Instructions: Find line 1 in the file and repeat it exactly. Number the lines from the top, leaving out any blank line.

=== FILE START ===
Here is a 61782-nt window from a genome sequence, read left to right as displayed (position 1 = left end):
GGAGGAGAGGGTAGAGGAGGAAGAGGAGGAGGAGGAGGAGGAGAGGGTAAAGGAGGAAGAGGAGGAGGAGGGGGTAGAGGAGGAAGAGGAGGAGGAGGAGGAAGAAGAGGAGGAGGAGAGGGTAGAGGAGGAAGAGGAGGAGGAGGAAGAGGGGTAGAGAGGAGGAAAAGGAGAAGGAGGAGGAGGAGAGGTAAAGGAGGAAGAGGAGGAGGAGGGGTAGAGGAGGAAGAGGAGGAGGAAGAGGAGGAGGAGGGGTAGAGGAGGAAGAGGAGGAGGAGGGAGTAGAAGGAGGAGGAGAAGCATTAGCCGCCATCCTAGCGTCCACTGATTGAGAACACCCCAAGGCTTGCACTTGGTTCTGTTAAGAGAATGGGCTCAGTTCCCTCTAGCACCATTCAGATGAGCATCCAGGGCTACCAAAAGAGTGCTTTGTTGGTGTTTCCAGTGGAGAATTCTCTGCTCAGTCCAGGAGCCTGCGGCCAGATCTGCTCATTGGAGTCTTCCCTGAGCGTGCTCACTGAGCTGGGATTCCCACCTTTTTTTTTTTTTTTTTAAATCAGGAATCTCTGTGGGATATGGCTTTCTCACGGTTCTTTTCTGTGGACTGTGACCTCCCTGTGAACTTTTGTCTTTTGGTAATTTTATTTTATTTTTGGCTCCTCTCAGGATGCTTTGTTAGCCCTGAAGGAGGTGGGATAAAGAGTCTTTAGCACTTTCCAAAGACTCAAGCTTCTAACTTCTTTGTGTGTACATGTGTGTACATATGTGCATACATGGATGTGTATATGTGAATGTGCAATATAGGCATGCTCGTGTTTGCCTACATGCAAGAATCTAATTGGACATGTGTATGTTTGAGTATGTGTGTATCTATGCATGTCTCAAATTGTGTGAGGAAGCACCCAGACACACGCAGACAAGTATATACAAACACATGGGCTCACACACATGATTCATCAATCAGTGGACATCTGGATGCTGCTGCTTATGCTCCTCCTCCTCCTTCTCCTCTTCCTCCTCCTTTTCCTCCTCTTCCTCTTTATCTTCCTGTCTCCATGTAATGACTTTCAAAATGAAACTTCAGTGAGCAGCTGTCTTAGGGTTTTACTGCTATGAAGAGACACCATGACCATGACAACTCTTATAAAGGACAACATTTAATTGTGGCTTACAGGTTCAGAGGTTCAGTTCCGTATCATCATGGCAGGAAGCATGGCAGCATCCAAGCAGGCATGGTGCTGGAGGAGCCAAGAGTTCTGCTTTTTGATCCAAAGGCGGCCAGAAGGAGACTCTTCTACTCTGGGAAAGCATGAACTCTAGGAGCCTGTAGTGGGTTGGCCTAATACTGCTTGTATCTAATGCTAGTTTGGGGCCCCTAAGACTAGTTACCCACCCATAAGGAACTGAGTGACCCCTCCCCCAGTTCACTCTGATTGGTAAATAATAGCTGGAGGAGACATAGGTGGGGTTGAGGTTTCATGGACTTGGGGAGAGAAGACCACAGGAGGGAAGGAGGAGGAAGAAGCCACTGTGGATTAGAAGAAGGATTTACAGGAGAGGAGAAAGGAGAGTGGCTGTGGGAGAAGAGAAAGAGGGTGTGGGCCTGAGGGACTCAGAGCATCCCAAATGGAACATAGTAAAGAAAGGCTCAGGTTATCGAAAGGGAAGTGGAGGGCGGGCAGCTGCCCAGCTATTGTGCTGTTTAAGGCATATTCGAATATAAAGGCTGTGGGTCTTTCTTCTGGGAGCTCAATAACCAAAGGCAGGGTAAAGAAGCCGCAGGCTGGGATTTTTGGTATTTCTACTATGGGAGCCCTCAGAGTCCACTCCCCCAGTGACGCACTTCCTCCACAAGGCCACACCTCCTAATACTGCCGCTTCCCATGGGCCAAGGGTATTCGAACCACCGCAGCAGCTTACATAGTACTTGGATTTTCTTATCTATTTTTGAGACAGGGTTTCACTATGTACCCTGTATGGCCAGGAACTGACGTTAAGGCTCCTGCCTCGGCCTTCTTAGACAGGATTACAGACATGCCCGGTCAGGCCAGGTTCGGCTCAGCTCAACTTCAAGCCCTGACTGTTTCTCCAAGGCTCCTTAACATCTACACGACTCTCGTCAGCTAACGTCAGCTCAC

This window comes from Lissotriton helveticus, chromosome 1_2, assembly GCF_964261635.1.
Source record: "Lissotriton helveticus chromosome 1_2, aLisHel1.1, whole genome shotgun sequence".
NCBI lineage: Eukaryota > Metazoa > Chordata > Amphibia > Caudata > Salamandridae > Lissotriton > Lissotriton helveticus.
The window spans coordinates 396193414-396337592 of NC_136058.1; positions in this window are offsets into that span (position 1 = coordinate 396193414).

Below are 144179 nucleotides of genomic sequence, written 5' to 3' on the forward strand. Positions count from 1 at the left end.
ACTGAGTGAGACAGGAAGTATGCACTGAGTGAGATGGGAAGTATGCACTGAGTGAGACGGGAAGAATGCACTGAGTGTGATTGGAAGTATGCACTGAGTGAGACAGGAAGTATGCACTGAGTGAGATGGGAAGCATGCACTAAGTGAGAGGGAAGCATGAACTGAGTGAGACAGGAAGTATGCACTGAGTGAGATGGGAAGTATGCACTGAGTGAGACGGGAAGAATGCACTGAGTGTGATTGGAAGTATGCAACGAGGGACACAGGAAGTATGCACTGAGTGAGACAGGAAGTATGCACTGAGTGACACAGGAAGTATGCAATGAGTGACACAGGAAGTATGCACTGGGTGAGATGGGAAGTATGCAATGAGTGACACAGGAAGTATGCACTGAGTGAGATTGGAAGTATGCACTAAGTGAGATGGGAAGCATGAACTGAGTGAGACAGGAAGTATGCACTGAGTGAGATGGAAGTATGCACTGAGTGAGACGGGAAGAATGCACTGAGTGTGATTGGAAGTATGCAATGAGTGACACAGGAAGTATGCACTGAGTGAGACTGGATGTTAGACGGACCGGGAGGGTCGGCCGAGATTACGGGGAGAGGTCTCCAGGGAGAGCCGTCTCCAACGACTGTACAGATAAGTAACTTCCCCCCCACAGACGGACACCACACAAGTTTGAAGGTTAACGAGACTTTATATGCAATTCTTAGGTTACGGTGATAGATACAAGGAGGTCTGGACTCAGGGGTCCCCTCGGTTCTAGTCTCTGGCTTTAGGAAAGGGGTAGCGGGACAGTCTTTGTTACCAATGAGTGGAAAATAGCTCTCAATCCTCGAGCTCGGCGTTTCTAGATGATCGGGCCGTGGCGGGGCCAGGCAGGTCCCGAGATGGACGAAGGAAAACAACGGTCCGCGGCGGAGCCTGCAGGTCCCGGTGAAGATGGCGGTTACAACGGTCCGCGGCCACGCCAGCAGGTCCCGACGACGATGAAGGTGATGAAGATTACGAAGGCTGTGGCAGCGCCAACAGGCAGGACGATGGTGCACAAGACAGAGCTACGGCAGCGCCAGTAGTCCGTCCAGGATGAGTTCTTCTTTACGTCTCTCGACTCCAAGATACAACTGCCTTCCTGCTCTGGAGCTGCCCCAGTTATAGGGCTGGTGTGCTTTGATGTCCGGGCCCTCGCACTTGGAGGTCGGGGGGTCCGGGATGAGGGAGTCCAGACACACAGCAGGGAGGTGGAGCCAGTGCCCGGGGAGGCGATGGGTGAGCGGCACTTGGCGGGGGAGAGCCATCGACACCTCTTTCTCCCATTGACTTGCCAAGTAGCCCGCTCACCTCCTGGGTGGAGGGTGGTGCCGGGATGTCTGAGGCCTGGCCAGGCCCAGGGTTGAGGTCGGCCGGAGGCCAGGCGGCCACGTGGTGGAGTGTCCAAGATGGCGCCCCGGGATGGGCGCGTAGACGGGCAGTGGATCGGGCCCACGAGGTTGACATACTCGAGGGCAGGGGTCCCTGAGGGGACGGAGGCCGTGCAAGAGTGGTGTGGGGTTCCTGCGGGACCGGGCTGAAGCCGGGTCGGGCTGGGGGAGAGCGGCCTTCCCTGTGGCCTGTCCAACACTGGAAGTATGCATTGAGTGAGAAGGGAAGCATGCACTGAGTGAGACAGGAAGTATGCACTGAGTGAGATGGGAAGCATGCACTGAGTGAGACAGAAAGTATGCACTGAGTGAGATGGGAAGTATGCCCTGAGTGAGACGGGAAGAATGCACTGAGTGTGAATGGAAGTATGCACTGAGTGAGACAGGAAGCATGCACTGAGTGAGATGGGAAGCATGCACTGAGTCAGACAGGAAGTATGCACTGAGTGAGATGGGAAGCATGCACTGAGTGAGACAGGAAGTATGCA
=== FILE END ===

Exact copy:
Here is a 61782-nt window from a genome sequence, read left to right as displayed (position 1 = left end):